When solving for the signal with equation () using an initial estimate of the signal being the data, the common event now appears in the calculated signal, as is seen in Figure . When solving for the noise with equation () using an initial estimate of the noise being the data, the common event now appears in the calculated noise, as seen in Figure .

separ7san
The calculated signal and noise using an initial solution of the data for the
signal.
Figure 5 |

separ7nas
The calculated signal and noise using an initial solution of the data for the
noise.
Figure 6 |

The initial estimates for the signal and noise are not limited to zero and the data. If there is no reason to believe that the data in the null space of the operators or should belong to either the noise or the data, a more symmetrical approach would be to use one-half the data as the initial estimates of both the signal and noise.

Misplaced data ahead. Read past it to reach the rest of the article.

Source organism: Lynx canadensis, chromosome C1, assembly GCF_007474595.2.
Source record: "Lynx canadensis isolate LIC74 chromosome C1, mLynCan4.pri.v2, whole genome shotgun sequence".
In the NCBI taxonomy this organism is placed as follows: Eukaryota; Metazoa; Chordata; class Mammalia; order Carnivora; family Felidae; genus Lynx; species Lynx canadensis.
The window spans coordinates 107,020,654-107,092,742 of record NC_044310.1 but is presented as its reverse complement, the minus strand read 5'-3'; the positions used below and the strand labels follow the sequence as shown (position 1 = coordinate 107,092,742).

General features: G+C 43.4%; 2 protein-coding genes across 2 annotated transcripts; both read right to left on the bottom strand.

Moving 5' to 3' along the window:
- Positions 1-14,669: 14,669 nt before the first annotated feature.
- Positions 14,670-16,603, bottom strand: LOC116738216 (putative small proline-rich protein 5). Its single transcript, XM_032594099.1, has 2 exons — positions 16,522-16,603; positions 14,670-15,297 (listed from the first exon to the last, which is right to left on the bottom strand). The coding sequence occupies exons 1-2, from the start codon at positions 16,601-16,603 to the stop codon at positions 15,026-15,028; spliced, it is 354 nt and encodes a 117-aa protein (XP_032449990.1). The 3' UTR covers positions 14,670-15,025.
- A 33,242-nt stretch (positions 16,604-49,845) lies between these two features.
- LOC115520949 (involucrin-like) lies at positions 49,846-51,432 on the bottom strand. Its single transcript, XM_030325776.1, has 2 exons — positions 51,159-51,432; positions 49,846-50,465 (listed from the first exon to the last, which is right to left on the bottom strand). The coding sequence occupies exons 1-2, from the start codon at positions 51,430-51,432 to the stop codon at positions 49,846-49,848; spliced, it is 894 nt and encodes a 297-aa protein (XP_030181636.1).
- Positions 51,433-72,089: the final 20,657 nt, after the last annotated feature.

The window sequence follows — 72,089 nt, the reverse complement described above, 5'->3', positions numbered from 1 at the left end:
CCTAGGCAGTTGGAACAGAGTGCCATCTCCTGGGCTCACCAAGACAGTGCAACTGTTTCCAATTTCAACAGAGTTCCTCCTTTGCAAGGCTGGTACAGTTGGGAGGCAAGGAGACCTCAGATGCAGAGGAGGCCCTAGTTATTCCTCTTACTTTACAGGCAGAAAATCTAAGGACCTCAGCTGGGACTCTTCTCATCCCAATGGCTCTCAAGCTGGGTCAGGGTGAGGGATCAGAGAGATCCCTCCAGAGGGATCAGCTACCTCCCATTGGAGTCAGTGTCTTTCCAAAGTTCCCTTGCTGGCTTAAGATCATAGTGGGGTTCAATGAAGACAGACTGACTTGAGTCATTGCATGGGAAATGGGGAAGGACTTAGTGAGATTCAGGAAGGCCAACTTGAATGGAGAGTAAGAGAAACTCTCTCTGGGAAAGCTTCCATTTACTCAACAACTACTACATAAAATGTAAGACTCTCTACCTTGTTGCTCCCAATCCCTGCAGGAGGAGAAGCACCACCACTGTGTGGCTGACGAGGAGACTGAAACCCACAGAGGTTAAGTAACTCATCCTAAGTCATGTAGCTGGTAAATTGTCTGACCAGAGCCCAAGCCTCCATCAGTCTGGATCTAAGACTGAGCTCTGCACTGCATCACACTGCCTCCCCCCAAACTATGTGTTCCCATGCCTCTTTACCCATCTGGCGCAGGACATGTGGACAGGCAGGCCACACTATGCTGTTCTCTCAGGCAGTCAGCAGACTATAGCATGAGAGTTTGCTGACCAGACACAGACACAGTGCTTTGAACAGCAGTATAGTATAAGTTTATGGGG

In real data, the separation between the signal operator and the noise operator is likely to be less clear than it is in these examples. True null spaces, where an event is completely zeroed, are less likely in the presence of noise. The separation of events that are suppressed by both filters, but not in the null space, is considered next.

2/9/2001